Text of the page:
I’ve been corresponding with Gregory Starrett, professor of anthropology at the University of North Carolina, about the anti-tenure campaign waged against Nadia Abu El-Haj by right-wing ultra-Israel supporters. Thanks to him I’ve uncovered yet another gross distortion in their characterization of Professor Abu El-Haj’s record which appeared in the New York Sun. Here’s what Starrett writes about Abu El-Haj’s knowledge of Hebrew and the Sun’s criticism:
No one’s research is above criticism, but critics need to play by the rules of accuracy…
One of the most telling distortions of her work is the claim that she denies the Romans sacked and burned Jerusalem in CE70, and instead claims that the Jews did it. Of course in her book, that section has to do not with the destruction of Jerusalem in that year, but with a particular small archaeological site called “Burnt House,” whose curators present the site as being the remains of one of the houses burned by the Romans. Her point was not that the Romans did not burn the house, but that it is impossible to identify with certainty who did burn that particular site, given that some Jewish zealot groups were also torching homes in Jerusalem at the same time. The question becomes, then, why—in the absence of evidence one way or another—do we choose the Romans-Burned-This-Particular-Site narrative? Obviously because it makes sense within the larger story nationalist archaeologists in any country try to tell. That’s the whole point.
Abu El-Haj does not make this an accusation of sinister intent on the part of Israeli archaeologists, but presents it as an observation about how scientific and cultural work proceed in living contexts. Abu El-Haj’s work is sophisticated, nuanced, and well-supported, but many of her critics reduce it to a damaging and hateful caricature. But of course their point is not to worry about how the world really looks, but to advance a political agenda by victimizing a young woman who does.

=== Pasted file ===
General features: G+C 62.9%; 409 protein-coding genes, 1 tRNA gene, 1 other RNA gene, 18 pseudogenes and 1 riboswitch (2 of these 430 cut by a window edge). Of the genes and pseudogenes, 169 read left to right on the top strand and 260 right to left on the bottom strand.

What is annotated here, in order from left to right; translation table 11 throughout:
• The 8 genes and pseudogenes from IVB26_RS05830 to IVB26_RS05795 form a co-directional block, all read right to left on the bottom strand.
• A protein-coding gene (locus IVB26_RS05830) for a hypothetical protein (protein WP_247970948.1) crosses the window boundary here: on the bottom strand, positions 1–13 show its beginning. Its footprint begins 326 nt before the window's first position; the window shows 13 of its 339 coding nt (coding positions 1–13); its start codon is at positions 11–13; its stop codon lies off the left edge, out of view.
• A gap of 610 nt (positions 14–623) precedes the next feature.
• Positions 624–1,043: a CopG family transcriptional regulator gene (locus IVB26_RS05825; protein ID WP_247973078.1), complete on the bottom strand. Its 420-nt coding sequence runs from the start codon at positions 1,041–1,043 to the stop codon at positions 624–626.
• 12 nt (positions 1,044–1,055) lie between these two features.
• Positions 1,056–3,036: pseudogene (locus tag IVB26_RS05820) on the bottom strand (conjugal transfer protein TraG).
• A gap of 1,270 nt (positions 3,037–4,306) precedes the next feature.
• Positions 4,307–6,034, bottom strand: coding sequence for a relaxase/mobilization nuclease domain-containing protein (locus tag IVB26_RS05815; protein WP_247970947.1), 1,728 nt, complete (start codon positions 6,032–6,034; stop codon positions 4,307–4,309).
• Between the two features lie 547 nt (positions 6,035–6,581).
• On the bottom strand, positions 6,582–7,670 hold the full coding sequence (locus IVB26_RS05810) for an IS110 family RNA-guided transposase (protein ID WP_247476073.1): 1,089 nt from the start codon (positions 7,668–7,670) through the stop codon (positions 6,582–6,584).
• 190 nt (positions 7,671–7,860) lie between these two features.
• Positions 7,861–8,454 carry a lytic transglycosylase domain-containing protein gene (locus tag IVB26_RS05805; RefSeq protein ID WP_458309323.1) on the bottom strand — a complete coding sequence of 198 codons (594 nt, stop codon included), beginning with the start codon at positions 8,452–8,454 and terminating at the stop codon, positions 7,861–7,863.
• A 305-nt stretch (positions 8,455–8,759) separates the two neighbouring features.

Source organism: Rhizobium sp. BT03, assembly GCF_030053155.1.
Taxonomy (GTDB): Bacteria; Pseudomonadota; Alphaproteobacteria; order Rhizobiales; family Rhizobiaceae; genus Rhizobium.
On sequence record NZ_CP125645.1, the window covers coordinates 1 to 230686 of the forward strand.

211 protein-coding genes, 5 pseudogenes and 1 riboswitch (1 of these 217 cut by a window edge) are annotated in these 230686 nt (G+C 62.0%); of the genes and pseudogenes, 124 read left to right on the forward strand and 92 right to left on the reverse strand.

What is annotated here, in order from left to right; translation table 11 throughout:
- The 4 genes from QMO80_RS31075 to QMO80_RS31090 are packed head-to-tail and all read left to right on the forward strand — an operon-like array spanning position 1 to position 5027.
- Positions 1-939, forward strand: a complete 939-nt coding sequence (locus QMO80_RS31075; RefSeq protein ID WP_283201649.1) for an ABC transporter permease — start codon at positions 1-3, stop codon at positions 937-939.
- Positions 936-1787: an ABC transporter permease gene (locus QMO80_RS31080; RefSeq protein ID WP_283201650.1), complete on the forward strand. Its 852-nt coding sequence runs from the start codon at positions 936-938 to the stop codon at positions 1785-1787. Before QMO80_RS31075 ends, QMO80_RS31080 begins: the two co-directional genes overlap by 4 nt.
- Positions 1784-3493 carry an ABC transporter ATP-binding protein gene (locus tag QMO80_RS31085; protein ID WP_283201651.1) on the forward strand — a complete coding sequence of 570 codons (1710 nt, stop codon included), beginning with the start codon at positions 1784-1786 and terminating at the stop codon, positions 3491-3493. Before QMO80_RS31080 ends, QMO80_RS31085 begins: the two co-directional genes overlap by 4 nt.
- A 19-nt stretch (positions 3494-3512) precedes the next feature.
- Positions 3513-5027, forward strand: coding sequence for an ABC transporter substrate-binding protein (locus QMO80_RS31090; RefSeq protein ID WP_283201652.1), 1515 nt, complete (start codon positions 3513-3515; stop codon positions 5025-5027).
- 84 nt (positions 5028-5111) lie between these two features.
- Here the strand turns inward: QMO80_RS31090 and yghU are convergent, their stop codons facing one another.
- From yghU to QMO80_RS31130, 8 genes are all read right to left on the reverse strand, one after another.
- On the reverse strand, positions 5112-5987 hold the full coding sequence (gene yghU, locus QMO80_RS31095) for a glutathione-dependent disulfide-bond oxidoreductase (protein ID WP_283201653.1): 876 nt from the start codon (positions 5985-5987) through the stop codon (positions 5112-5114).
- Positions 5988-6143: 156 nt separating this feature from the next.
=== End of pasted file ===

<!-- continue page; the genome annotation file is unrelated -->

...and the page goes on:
(Note: I have never actually met Nadia, but have used her book in a couple of seminars on Israel/Palestine, and worked with her over phone and e-mail some years ago on a project for the Middle East Section of the American Anthropological Association.)
I did a Google search and discovered this New York Sun article which claims:
In “Facts on the Ground,” Ms. Abu el-Haj suggests Jerusalem was destroyed not by the Romans, but by the Jews themselves due to rising class tensions among them. Yet, the 1st-century historian and scribe Josephus described in great detail the Roman siege of Jerusalem.
And Starrett is precisely right in noting that Abu El-Haj is only talking about this specific home possibly being burned by Jews and not the entire city. But what makes the charge by the Sun especially odious is this actual passage in Facts on the Ground (p. 145):
Clearly, we know from historical accounts (from Josephus’s book The Jewish Wars for one) that the Roman Legion burned the city down…
There you have it. Yet another example of the bad faith shown by Abu El-Haj’s opponents. Not content to argue facts and evidence, they just make it up on the fly.
It looks like we’ve smoked Paula Stern out of whatever dark den she inhabits and she’s commented here about my charges against her petition. Since she notes all the negative reviews of Abu El-Haj’s book, I thought it worthwhile to point out a glowing review in the MIT Electronic Journal of Middle East Studies by Elias Zureik.